“In practice, all you need to have is a clear vision and an abundance of enthusiasm. Any organisation has the potential to work in partnership and make a positive contribution to their local school, adding both value and promoting community cohesion.”
He said that in forming and maintaining relationships, the following have been key to the success of the Trust:
Having a single point of contact from both the school and Jaguar Land Rover.
Enthusiasm to make a partnership work can never be underestimated. Corporate responsibility is supported by volunteers and there is no shortage of willing employees who want our communities to succeed.
Having a chairman of governors and senior leadership team who understand the legal framework is essential. Translating quite complex rules in a relatively simple way to potential Trust partners is essential to securing buy-in.
Demonstrating the mutual benefits is important. Show what you can do for prospective partners as well as detailing what they could do for you. You will be surprised what we can learn from tomorrow’s workforce!
Be realistic in what can be achieved; start small and then let your imagination flow!
Gary continued: “A Trust Board (made up of member directors) is a formal, legally binding arrangement, but don’t let this put you off. Get it right and you have the potential to contribute to the achievement of a common shared goal of improving aspirations of local communities and bringing about improvements that will inevitably improve the future economic prosperity of communities across the country.”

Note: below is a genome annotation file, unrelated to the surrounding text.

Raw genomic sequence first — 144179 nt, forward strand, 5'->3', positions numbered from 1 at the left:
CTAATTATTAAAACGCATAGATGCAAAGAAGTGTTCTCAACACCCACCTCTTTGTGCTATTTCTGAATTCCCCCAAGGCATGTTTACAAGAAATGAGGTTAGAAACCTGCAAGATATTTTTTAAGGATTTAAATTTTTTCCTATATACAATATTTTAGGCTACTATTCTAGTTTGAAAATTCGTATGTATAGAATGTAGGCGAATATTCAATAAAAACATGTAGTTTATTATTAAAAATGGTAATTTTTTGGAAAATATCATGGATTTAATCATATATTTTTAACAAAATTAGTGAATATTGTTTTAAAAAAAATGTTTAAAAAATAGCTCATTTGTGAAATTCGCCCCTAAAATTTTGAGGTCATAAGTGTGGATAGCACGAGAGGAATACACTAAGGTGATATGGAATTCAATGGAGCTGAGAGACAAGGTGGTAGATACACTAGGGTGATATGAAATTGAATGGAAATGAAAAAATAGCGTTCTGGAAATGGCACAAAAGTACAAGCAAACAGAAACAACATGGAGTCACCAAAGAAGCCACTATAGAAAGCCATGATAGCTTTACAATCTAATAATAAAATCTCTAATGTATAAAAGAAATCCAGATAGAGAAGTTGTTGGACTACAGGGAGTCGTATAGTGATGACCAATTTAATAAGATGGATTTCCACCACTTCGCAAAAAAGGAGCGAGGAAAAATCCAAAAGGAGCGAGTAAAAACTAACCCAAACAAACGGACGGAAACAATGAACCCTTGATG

The success of the Lyndon model has reached far and wide; in addition to local recognition, in 2011 the Trust took part in a series of national case studies and conferences organised by the SSAT.
If you have considered setting up a Trust, then we cannot recommend it highly enough. Three years on since becoming a Foundation school with a Trust, the school has delivered its best ever results. There is a renewed sense of optimism; building on what has already been achieved as well as exploring new opportunities with new partners.
The opportunities that are provided ensure the school is unique and in a commanding position to deliver better outcomes for the students and families it serves.
Further information: What is a Trust School?Trust schools are state-funded foundation schools which receive extra support (usually non-monetary) from a charitable trust made up of partners working together for the benefit of the school. Achieving trust status is one way in which maintained schools can formalise their relationship with their partners. Trust status can help schools ensure that their partners are committed to the success of the school for the long term, helping to shape its strategic vision and ethos. Any maintained school – primary, secondary or special schools – can become a trust school. Trust schools remain local authority-maintained.
Abid Butt is associate headteacher at Lyndon School in Solihull.